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Increase screening and preventive care among children and youth

Increase protective behaviors impacting children

% of Medicaid-enrolled children age 1 to 17 who received a preventive dental service in the calendar year

Current Value




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Story Behind the Curve

Updated: February 2024

Author: Office of Oral Health, Vermont Department of Health

This indicator, or population measure, is part of our Healthy Vermonters 2030 data set. Read more about how this data helps us understand and improve the well-being of people in Vermont on the Healthy Vermonters 2030 webpage.

Because this data is meant to show how the health of our state changes during the decade from 2020-2030, some indicators may have very few data points for now. Keep checking back to see the progress our public health system and partners are making.

By 2030, we want this indicator to increase to 66%. Between 2020 and 2021 there was improvement, but it has leveled off at 58%; the COVID-19 pandemic may have been a factor.

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Increasing the use of oral health care for all people is a Healthy People 2030 Leading Health Indicator. It is a high priority objective to drive action toward improving overall health and well-being.

Why Is This Important?

Data shows that tooth decay is the most common chronic disease for children and adults in the United States. The consequences can be severe. Children with recent dental pain are 3 times more likely to miss school days and 4 times more likely to earn lower grades. This indicator helps inform strategies and activities of the Office of Oral Health and partners.

Equity and Impact

We are focusing on children enrolled in Medicaid because data shows that children from lower income families are more than twice as likely to have untreated cavities (tooth decay). We see this in Vermont’s data: The 2022-2023 Keep Smiling Vermont survey of oral health status showed schools with more low-income children have significantly greater rates of tooth decay experience and untreated tooth decay than high-income children. Per page 11 of the report, “These data suggest that low-income children are not getting the benefit of early preventive services and are less likely to access a dentist for restorative treatment (e.g., fillings).”  There are also significantly more early dental care and urgent dental care needs among low-income children.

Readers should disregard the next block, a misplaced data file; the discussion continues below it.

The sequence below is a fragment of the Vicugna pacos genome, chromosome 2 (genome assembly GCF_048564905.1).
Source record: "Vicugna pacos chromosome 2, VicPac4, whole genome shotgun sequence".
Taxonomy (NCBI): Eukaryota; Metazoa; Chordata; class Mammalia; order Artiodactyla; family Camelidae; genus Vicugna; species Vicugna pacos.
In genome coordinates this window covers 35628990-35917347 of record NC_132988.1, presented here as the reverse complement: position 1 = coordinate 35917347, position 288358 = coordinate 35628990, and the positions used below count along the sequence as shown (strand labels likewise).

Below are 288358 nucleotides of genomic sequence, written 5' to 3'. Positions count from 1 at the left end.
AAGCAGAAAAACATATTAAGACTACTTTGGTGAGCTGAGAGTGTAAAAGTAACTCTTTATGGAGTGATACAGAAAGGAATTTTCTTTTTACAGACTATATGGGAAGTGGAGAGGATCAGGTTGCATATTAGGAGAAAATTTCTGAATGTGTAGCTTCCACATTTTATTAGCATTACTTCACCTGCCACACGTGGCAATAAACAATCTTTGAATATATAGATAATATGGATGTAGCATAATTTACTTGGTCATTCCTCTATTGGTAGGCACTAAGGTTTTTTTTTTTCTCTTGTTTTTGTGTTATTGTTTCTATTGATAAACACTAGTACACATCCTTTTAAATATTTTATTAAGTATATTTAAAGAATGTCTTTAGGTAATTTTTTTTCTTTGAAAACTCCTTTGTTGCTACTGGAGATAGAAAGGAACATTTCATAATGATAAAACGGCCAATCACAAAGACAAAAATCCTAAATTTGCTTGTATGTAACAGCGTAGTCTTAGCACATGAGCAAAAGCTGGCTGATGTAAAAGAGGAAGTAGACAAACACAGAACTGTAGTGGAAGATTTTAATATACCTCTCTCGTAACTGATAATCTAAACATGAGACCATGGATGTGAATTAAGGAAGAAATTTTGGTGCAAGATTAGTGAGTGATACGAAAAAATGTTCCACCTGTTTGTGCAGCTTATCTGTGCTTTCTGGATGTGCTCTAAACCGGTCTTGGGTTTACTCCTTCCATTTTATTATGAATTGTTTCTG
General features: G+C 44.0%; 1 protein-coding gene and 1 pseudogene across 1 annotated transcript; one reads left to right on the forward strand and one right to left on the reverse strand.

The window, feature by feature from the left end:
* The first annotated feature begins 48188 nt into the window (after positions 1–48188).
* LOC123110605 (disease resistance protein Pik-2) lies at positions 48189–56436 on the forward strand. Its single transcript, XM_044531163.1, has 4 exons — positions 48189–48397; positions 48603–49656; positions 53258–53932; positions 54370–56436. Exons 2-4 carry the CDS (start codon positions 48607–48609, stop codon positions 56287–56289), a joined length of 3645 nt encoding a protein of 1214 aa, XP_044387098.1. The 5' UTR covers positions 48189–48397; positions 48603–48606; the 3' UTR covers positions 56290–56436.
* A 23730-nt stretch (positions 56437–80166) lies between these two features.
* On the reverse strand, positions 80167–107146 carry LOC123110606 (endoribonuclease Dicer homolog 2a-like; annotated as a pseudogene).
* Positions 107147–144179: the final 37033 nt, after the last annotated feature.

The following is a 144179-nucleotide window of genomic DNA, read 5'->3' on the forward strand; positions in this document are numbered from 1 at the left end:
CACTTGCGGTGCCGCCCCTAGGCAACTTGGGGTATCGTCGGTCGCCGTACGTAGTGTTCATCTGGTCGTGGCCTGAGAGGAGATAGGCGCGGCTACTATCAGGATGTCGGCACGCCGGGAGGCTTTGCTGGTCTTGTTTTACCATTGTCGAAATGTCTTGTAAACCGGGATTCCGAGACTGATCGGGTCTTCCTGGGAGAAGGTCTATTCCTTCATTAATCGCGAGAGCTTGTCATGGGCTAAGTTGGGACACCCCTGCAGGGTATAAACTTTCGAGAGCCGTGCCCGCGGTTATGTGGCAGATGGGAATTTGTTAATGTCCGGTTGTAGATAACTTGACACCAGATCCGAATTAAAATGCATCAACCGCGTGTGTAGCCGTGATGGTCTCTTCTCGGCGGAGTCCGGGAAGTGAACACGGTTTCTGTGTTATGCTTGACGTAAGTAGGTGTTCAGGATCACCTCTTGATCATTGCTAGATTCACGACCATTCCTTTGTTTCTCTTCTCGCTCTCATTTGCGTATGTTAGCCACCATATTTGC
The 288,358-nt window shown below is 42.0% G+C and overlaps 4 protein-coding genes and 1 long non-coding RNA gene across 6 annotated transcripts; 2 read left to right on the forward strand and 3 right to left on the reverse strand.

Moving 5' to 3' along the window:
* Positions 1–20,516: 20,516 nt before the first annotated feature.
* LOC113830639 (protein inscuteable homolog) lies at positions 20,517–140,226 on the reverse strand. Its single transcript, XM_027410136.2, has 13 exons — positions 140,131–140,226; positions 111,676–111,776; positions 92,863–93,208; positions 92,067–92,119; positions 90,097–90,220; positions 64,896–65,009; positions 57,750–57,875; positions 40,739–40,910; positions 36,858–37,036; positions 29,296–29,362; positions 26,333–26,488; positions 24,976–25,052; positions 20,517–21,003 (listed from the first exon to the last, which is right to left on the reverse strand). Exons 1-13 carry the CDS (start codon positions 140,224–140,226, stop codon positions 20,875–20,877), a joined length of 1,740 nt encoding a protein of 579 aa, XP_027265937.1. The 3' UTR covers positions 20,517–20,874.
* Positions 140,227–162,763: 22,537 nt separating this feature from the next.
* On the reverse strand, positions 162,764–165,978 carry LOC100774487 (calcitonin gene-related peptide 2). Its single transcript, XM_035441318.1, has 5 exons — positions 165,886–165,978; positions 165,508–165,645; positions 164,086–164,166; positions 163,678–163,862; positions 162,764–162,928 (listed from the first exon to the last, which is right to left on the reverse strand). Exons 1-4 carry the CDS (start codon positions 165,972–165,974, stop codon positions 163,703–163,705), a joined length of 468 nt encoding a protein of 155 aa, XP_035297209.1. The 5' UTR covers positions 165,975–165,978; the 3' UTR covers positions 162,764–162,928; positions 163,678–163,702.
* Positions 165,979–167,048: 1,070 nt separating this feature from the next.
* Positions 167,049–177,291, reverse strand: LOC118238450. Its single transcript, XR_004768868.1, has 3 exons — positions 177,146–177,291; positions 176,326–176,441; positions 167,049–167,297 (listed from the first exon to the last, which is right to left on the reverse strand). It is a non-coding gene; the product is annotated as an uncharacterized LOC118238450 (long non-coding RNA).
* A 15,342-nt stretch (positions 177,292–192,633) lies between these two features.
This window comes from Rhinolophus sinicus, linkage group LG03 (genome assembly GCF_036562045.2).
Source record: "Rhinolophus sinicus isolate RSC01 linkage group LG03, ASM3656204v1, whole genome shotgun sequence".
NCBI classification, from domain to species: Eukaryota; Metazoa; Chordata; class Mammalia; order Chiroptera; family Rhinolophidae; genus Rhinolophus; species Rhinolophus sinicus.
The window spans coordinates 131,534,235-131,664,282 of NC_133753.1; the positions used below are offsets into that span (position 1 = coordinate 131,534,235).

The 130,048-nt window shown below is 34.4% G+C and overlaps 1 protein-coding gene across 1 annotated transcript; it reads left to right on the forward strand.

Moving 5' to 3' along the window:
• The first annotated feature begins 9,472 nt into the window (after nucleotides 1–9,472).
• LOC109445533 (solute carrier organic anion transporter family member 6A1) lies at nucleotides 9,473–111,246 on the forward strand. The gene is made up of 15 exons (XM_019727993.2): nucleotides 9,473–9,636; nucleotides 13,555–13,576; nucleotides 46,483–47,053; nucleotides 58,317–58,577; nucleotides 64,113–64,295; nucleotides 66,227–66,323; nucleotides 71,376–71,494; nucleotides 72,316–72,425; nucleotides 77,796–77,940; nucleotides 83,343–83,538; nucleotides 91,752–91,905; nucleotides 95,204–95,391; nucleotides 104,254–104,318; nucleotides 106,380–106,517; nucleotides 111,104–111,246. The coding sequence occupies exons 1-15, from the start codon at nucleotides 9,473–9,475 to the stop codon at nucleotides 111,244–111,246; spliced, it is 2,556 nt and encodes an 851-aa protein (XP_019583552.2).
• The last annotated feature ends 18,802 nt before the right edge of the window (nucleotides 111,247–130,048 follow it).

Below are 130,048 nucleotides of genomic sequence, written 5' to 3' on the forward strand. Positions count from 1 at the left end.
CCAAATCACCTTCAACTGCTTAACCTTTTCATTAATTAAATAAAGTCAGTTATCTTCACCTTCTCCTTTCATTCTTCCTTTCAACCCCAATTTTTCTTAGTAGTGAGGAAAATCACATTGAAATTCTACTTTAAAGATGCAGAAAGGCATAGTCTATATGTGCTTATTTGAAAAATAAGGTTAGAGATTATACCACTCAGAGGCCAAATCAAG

Children from lower income families may access preventive dental services at lower rates for a number of reasons including: difficulty getting time off from work for appointments (lost wages), transportation and inability to find a dentist that accepts Medicaid insurance. By focusing on improving access to preventive dental care for children insured by Medicaid we are targeting our efforts to help those most at risk for dental decay to avoid future dental problems.

How We Can Improve

The Community Preventive Services Task Force (CPSTF) recommends school-based programs to deliver dental sealants and prevent dental caries (tooth decay) among children.  

The Vermont Department of Health coordinates the 802 Smiles Network of School Dental Health Programs. Our main strategy to increase the percentage of children who receive preventive dental services is to expand the number of schools that have a higher percentage of children enrolled in the free and reduced-price meal program that participate in the Network and increase the number of 802 Smiles programs that provide preventive dental services like silver diamine fluoride and sealants in school. The 2022-2023 Keep Smiling Vermont survey of oral health status includes additional recommendations to improve oral health for Vermont children.

Notes on Methodology

The target value of 66% was chosen with consideration of the CDC’s Healthy People 2030: Target-setting method selection flowchart. This target of 15% improvement is ambitious, but reasonable. Although there was a marked decline in access to preventive oral health visits during 2020 (COVID-19 pandemic), the Office of Oral Health continues to promote access to oral health care through activities in the Vermont Oral Health Plan. This target value of 66% is slightly above pre-pandemic levels because we anticipate this measure to recover and improve through the decade. Medicaid claims data will be analyzed annually to track progress.

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